NASHVILLE, TN (WSMV) - On Foster Street in East Nashville, people are getting in line to file their taxes. 

But what about those who can’t find their W2’s? Who’ve lost everything after the deadly tornadoes? 

“A lot of folks are wondering, what happens if I’ve lost my tax documents? Or, how do we get tax refunds into the pockets quickly??” Mitchell said. 

The Untied Way of Greater Nashville says if you’re a tornado survivor, the first thing you should do is go to They can tell you how to get your documents replaced. 

IRS extends April 15 and other upcoming deadlines, provides other tax relief for victims of Tennessee tornadoes

“Some people are going to eligible for an expedited return. So when you think about all the devastation that has taken place and just the need to get dollars into the pocket immediately, that’s going to be really, really helpful,” Mitchell said. 

Reconstructing Records After a Natural Disaster or Casualty Loss; IRS Provides Tips to Help Taxpayers

Those in the impacted area, based on their last year’s filing address, will be coded with a disaster indicator. This will be done by zip codes. The IRS encourages anyone needing an extension to file should do so online.

Another thing you can do is dial 211 or go to

“211 is going to tell you about the tech tax preparation sites. And so for households that are earning $66,000 or less, taxes are prepared completely free of charge and they could also help answer some of those questions about tax returns and where to go to get information,” Mitchell said.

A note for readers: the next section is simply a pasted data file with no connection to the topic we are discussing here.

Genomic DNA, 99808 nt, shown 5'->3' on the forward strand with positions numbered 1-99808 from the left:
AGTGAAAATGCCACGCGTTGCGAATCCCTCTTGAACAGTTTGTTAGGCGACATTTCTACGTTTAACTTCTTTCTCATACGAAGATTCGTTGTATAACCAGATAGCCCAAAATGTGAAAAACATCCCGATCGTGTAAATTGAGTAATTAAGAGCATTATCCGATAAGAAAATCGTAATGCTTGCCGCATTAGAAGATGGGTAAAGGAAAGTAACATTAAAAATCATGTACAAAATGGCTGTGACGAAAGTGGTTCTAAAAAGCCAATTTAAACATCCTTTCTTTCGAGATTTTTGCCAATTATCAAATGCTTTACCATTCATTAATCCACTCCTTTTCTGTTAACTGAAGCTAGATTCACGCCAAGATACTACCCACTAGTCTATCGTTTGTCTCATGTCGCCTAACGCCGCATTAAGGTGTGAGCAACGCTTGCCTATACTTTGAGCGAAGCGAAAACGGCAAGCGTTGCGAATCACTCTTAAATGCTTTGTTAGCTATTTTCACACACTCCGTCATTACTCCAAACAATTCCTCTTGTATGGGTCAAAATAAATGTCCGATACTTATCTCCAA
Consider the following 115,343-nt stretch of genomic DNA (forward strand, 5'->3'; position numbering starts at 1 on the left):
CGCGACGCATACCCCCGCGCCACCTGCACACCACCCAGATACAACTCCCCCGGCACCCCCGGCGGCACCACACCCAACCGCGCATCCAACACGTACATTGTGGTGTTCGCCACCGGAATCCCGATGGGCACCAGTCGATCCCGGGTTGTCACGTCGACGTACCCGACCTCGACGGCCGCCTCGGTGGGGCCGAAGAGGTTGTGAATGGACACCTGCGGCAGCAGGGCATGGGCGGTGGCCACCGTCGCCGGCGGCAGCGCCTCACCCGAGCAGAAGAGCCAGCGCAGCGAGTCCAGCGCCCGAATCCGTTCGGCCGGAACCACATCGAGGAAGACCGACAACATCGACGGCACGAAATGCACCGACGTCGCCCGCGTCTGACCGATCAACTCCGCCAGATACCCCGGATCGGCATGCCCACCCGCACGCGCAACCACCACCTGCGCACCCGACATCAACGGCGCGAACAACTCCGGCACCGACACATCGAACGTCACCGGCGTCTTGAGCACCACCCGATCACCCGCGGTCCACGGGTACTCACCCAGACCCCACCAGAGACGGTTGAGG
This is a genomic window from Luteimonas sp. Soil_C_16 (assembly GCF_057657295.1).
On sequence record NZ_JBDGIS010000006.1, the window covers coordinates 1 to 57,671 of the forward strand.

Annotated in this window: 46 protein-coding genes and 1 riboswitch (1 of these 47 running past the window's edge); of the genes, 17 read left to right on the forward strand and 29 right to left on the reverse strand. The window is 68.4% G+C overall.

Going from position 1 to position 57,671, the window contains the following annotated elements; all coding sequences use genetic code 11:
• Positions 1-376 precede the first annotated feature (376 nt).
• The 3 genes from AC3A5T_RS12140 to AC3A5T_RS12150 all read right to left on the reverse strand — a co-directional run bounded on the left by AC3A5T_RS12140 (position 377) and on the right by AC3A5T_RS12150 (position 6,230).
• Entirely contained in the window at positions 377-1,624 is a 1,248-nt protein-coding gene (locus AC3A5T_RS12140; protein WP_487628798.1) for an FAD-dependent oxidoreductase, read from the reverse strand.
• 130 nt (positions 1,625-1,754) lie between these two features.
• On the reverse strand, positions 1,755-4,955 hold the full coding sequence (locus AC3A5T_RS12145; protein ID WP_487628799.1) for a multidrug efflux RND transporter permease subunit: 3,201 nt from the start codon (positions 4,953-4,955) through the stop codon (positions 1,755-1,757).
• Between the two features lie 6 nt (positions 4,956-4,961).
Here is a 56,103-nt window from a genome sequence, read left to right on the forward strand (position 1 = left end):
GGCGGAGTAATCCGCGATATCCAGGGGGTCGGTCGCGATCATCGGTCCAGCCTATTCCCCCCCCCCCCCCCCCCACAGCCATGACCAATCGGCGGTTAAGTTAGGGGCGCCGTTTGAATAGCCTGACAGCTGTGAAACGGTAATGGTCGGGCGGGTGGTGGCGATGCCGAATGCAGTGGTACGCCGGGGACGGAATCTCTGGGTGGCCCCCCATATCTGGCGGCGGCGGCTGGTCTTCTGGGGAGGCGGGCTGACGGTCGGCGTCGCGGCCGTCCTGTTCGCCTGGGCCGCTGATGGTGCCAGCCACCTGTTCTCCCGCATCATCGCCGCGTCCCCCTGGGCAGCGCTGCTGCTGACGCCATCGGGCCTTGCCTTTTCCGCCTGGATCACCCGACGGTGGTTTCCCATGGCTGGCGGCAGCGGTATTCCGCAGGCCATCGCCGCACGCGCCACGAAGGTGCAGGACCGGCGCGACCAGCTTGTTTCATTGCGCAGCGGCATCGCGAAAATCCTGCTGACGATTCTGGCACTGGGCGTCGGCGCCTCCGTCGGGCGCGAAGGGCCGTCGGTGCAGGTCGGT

If you’re a tornado survivor and you live in Davidson, Wilson and Putnam counties, the IRS says you now have until July 15h to file individual and business tax returns as well as tax payments. 

The United Way of Greater Nashville says you can file storm related expenses underneath your 2019 tax return as well. 

”So it’s really important to just take the inventory of things that’ve been lost, damages, anything that they’re dealing with in terms of contractors and repairs --all of those things can be counted on your 2019 tax return,” Mitchell said. 

The Financial Independence Center is located on 302 Foster Street in East Nashville:

Monday 9 a.m. to 1 p.m. 

Tuesday, Thursday 9 a.m. to 7 p.m. 

Saturday 9 a.m. to 3 p.m.

The center offers free tax prep for individuals or households earning less than $66,000 in 2019.

Nashville Mayor John Cooper and Metro Assessor Vivian Wilhoite jointly announced this week the availability of sales tax relief and property tax relief under existing State law for Davidson County residents impacted by the March 3, 2020 tornado. 

“It is important as Nashvillians emerge from devastating losses that we communicate any available mechanisms that can afford financial relief, such as sales tax refunds,” said Mayor Cooper. “Under existing State law, those most in need can access relief in the form of property appraisal procedures where appropriate as a result of such losses,” added Assessor Wilhoite.

According to the Metropolitan Department of Law, the primary vehicles for tax relief to disaster victims under current State law include the following: